"The big unknown" is what effect these pharmaceutical residues might have on chronically exposed plants, animals and people, Christian Daughton, chief of the environmental chemistry branch at the U.S. Environmental Protection Agency, has been reported as saying.

Expensive treatment plants are not the only solution to untreated sewages wastes -- coastal wetlands, salt marshes and mangroves can also do the job, Nuttall explained.

"It's important for governments to conserve and rehabilitate these natural features and take their value into consideration in their urban planning," he said.

Plastic is an even more visible environmental concern, killing more than a million seabirds and 100,000 mammals and sea turtles each year, according to previous U.N. reports.

Plastic bags, bottle tops and polystyrene foam coffee cups are often found in the stomachs of dead sea lions, dolphins, sea turtles and birds. Seagulls in the North Sea had an average of 30 pieces of plastic in their stomachs, according to a Dutch study in 2004.

The volume of plastic debris was estimated at eight million pieces a day in 1982 and is unquestionably much higher today, perhaps double or triple that number. About 20 percent of the plastic in the oceans comes from ships or offshore platforms; the rest is blown or washed off the land, according to the U.S. Commission on Ocean Policy.

Plastic debris is now found everywhere, even the remotest regions of Antarctica.

Truly pristine locales no longer exist, writes David K.A. Barnes of the British Antarctic Survey in a recent paper.

"Some surveys have involved the first known visit by man to very 'remote' shores, but our miracle material had long since beaten us there," he wrote.

In parts of the Southern Ocean, marine debris has tripled in volume in the past decade. Barnes has also shown that marine debris is transporting exotic species to locales they could never have reached normally, changing the ecology of some regions.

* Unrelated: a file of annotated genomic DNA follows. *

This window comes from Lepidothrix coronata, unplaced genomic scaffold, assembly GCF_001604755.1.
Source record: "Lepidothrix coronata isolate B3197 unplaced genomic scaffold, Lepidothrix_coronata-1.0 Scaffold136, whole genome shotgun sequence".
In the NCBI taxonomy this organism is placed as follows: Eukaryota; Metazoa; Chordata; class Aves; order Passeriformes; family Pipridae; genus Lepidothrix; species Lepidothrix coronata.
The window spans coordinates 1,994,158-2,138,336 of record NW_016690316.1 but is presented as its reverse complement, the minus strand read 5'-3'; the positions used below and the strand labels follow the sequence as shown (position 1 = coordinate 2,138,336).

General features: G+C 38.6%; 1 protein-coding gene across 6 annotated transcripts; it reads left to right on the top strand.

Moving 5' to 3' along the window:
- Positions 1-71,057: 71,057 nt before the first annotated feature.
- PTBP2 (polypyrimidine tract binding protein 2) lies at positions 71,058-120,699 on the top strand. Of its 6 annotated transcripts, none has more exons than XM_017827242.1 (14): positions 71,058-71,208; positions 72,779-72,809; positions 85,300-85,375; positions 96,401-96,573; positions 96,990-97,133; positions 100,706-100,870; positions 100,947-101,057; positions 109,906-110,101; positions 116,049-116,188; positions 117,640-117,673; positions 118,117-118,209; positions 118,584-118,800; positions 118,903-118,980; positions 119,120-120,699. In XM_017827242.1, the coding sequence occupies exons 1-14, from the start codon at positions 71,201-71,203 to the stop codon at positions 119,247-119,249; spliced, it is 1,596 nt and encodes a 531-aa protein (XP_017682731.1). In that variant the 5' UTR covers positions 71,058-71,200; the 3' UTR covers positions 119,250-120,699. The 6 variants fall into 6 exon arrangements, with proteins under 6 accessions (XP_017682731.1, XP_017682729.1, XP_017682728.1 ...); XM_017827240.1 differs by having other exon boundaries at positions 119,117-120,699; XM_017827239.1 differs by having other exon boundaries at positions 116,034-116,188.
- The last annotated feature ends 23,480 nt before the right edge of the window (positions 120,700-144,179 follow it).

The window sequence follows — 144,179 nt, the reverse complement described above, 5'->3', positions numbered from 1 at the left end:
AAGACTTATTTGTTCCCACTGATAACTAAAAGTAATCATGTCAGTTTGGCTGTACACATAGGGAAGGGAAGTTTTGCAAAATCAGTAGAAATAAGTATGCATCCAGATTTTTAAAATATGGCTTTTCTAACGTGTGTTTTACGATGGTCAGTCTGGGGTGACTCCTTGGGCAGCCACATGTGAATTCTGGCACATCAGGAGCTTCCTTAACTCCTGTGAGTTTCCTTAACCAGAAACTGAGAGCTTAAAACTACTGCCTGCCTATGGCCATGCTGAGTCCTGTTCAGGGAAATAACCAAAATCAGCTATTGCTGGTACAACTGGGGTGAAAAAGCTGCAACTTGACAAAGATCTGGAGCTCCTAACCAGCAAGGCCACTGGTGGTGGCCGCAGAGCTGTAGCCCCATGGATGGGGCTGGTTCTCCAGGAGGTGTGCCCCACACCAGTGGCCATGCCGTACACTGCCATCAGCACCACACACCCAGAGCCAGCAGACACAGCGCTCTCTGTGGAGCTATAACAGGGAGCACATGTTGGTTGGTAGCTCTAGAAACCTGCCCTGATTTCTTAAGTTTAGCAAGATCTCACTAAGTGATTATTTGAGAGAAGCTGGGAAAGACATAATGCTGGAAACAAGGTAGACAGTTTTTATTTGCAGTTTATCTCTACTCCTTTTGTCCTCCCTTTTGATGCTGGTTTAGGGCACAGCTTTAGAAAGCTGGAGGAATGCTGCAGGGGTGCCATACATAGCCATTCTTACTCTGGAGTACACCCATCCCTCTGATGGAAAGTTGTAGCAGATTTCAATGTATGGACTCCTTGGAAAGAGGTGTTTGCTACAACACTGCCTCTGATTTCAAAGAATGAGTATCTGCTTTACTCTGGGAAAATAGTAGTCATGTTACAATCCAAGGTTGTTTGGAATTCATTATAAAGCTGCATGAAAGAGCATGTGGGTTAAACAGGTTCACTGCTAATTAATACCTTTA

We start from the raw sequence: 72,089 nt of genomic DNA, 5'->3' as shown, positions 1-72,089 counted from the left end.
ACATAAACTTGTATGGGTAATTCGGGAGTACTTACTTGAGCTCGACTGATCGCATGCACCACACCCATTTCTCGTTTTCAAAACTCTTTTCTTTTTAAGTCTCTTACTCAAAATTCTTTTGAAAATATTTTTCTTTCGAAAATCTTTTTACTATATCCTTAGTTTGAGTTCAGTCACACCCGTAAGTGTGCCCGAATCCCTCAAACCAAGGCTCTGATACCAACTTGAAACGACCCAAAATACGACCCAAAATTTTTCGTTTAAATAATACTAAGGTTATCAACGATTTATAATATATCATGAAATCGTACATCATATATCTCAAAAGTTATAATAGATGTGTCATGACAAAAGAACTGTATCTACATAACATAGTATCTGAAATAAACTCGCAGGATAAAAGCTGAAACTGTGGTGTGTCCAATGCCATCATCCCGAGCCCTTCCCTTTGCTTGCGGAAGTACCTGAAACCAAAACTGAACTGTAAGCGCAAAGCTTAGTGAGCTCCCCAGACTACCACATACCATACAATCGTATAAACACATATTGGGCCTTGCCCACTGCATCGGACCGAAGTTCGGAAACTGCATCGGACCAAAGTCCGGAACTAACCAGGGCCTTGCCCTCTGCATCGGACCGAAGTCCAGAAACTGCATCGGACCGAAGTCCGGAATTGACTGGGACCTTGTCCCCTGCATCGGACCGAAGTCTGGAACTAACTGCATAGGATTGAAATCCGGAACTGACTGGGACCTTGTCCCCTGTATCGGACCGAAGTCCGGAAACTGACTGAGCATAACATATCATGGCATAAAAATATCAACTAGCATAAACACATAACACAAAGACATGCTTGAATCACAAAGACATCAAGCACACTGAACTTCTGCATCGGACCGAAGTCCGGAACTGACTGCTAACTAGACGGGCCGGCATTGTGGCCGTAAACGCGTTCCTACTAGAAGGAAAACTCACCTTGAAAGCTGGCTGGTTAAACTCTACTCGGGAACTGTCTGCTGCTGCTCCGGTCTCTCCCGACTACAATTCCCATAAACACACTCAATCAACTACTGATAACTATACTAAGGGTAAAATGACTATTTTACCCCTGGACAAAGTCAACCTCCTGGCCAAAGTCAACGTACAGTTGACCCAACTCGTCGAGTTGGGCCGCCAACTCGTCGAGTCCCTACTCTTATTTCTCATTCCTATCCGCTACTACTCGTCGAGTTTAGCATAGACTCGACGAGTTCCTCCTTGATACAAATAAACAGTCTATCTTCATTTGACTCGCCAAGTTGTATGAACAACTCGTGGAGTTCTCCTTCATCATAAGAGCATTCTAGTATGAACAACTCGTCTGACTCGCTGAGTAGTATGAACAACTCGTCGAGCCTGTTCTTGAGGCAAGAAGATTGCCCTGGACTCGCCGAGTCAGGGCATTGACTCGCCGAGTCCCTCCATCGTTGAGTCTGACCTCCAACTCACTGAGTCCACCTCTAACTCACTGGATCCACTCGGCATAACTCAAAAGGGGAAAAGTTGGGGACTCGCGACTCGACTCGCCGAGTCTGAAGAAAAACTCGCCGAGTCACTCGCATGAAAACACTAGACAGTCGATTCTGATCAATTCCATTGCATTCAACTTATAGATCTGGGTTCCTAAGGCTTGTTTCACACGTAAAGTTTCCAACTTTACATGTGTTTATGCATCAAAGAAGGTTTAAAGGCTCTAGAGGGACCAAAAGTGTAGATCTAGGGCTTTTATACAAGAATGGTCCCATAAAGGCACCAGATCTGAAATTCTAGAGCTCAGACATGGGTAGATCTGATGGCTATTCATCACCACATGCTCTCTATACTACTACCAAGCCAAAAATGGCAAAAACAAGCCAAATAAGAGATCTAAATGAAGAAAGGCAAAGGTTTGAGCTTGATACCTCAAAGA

Most plastics do not biodegrade, they just break up into ever-smaller particles. British scientists have discovered that microscopic pieces of plastic can be found everywhere in the oceans, even inside plankton, the foundation of the marine food chain.

"The problem of marine litter has steadily grown worse, despite national and international efforts to control it," acknowledges the UNEP report.

The report's findings will be officially presented to governments attending a review of the decade-old Global Programme of Action initiative taking place in Beijing, China, from Oct. 16-20.

There have been some improvements, the report notes. Levels of oily waste discharged from industry and cities has, since the mid 1980s, been cut by close to 90 percent. Marine contamination from toxic persistent organic pollutants like DDT and discharges of radioactive waste has also been sharply reduced.

However, larger challenges lie ahead, such as global warming and sea level rise.

"So we have a long way to go politically, technically and financially if we are to hand over healthy and productive seas and oceans to the next generation," Steiner said.